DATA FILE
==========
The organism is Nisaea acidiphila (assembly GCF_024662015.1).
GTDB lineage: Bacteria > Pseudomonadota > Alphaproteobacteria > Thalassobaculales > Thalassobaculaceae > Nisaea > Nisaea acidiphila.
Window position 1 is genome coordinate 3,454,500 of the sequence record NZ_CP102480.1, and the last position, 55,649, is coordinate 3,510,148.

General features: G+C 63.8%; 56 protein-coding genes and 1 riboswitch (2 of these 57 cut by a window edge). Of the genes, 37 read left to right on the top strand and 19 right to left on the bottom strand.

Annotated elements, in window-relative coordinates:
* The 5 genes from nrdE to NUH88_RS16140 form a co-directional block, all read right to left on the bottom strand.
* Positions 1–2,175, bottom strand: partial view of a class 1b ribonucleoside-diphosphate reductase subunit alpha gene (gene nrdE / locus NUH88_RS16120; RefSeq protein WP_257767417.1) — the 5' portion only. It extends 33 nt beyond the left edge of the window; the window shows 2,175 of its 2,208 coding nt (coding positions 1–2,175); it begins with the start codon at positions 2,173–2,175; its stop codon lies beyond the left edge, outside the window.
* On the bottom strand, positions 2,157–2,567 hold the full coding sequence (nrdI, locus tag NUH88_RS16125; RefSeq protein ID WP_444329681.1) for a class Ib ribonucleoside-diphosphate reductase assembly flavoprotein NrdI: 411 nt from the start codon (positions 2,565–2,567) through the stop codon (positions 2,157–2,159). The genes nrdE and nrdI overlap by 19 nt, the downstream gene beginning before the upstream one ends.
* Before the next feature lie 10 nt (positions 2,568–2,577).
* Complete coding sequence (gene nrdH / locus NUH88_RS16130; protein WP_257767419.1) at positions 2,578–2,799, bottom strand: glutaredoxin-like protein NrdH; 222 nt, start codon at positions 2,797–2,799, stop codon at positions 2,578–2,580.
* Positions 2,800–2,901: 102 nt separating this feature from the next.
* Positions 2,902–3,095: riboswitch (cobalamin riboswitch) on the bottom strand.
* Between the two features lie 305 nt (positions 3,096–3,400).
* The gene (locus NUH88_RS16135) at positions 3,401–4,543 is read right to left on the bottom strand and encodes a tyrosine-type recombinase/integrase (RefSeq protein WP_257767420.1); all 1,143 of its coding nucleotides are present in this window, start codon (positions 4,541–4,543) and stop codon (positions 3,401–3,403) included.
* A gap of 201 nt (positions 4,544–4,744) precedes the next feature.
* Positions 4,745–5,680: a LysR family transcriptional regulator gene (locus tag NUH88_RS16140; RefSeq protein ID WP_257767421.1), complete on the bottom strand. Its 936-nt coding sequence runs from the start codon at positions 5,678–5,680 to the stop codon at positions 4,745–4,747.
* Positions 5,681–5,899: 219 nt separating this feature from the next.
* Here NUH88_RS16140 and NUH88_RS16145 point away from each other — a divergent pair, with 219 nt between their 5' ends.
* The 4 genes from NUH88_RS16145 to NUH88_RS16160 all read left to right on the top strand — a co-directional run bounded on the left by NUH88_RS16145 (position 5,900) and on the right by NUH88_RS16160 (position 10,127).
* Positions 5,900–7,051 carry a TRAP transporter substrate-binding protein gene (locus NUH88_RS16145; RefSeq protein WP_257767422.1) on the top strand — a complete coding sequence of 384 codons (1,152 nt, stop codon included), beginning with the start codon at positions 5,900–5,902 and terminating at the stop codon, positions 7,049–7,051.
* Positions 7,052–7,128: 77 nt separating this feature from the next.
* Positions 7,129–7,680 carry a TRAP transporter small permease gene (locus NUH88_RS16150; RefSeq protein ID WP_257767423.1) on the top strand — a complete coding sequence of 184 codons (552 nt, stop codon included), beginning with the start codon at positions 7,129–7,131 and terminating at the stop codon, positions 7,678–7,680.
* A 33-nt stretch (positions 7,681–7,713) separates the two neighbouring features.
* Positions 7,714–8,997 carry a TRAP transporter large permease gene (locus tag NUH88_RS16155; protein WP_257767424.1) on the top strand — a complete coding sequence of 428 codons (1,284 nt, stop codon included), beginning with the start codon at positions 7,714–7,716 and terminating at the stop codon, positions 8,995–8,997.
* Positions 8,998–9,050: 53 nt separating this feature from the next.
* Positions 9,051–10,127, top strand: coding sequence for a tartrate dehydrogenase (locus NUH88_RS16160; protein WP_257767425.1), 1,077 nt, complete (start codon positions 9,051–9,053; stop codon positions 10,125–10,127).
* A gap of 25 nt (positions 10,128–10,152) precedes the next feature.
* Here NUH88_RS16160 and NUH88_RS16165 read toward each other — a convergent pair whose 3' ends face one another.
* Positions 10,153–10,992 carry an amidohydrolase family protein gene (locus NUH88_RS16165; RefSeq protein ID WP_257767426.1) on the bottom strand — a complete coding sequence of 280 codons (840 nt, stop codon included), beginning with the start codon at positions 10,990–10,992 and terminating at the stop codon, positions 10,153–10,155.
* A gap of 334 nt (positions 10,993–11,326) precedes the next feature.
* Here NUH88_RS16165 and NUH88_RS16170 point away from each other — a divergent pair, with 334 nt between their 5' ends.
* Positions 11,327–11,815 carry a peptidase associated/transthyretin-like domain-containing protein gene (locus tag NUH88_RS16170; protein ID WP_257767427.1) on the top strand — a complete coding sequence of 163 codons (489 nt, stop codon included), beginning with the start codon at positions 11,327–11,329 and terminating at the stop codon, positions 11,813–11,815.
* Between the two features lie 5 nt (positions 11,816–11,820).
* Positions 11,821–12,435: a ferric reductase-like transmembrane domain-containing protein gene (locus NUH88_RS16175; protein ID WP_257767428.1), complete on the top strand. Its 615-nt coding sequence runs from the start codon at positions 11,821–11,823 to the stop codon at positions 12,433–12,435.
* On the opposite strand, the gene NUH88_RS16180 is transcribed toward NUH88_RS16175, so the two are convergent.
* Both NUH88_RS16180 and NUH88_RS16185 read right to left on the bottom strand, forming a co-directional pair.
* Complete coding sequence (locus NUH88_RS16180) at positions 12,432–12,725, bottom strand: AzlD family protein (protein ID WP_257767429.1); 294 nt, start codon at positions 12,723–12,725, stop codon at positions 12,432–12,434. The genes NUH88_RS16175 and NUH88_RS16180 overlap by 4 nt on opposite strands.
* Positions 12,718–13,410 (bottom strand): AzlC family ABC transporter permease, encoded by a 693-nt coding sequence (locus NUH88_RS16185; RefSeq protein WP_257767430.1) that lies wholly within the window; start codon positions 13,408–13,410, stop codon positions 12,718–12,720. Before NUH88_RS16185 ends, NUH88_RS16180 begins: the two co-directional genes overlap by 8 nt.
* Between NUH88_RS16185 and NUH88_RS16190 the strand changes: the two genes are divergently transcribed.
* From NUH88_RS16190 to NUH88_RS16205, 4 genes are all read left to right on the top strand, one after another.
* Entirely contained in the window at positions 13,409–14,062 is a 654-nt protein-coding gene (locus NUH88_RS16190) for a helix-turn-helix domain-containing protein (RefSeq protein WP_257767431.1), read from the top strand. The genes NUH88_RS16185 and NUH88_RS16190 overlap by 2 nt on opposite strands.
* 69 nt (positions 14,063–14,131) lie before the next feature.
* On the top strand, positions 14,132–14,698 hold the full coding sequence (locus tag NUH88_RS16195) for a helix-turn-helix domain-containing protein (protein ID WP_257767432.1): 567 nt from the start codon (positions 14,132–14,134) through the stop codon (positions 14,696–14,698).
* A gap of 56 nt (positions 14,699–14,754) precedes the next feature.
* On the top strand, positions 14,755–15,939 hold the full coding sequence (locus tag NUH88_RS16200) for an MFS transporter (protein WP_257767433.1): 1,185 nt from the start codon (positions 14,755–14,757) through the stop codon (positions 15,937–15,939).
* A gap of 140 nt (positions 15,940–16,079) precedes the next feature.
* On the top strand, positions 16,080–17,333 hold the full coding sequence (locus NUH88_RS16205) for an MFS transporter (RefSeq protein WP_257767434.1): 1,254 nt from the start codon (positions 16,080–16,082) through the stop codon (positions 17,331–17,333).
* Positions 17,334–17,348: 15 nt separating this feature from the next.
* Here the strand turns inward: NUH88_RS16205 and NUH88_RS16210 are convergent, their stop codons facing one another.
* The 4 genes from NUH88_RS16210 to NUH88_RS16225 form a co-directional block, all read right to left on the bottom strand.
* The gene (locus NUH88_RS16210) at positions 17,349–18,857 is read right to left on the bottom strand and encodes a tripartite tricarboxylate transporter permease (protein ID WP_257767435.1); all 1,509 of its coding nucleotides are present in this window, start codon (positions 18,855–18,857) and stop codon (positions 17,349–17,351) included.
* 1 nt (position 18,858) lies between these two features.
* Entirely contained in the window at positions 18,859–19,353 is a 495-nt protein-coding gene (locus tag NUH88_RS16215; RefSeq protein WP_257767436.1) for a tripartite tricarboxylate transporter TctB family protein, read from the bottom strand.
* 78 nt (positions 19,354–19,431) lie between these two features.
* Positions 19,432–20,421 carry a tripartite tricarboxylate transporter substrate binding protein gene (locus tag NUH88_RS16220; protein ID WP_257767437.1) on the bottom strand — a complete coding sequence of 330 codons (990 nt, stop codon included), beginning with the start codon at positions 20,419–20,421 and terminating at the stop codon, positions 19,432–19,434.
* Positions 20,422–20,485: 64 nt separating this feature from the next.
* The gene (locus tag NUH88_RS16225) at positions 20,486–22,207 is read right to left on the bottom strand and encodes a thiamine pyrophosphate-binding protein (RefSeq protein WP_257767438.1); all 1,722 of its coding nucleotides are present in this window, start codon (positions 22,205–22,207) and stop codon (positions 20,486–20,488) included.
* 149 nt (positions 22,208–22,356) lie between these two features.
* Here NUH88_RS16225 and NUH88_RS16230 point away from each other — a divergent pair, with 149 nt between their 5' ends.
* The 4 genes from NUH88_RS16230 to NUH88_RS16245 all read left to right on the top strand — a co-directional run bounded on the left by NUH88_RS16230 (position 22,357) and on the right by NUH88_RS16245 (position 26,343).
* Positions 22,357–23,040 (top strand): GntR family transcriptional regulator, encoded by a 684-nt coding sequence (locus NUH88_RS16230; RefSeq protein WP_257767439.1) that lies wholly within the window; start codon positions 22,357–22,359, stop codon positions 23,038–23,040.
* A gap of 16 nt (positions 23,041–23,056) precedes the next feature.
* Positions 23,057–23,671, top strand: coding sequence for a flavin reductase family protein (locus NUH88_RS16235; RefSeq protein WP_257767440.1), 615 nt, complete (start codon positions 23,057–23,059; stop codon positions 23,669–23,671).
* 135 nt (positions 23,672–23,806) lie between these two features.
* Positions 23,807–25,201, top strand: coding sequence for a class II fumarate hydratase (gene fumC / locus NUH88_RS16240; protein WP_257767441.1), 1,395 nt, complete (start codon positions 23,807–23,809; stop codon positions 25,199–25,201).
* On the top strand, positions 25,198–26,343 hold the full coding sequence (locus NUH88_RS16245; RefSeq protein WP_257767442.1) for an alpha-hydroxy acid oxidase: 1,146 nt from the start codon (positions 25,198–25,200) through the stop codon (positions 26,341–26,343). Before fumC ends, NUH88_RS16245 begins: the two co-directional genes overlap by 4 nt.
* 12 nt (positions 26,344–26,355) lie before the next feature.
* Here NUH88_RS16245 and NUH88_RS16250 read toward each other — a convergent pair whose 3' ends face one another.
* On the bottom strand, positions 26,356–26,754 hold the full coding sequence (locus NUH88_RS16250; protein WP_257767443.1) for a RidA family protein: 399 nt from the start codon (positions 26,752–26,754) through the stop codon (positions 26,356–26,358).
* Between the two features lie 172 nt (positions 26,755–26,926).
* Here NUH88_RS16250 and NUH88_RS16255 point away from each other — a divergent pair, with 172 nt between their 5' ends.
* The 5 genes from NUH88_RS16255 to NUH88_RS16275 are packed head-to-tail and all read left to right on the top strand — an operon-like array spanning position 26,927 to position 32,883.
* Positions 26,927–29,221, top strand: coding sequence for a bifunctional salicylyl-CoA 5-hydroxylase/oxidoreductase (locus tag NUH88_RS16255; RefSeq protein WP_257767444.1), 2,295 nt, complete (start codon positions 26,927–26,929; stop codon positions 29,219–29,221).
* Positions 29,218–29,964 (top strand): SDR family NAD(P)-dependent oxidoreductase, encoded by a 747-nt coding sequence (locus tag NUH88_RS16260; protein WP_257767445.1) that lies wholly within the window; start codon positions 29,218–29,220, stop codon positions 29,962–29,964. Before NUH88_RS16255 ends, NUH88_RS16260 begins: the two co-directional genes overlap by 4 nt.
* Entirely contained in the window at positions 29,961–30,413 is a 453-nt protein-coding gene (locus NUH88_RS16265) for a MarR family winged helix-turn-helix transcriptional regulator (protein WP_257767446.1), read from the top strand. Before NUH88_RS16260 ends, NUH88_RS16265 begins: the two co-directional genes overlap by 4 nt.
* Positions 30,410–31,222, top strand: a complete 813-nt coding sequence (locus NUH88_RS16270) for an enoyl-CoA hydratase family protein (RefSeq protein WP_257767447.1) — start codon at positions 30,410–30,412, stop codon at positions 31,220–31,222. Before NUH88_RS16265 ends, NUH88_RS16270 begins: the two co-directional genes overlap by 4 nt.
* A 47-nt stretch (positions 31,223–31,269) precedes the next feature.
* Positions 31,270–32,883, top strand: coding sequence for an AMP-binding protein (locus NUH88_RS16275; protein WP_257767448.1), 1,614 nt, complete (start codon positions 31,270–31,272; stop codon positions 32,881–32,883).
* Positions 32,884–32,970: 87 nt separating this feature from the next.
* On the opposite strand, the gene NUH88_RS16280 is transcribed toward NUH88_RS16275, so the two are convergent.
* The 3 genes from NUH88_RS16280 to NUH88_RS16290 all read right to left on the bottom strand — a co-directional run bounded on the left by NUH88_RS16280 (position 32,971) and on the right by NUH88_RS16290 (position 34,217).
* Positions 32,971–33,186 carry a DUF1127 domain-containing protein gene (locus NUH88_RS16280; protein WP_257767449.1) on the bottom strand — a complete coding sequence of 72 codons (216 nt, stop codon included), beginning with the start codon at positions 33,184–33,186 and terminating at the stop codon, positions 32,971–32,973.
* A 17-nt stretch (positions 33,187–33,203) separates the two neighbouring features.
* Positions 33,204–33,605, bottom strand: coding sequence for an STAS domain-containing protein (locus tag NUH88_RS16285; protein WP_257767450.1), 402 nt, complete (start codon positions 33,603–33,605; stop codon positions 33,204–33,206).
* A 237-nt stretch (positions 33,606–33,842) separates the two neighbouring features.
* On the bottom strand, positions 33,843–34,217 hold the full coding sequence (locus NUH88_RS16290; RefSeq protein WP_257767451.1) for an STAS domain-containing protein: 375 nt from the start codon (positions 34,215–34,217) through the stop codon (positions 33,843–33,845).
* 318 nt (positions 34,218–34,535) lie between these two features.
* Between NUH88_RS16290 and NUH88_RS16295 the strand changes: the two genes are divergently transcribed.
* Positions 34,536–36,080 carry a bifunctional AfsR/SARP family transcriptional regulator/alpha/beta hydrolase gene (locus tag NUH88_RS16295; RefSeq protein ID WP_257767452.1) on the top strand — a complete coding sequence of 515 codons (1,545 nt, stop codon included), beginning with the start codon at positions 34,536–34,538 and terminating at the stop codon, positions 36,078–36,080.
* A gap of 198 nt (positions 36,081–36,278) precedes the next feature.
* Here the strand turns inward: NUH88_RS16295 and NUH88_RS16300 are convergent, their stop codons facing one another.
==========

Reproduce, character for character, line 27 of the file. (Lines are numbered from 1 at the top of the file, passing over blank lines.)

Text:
* A gap of 25 nt (positions 10,128–10,152) precedes the next feature.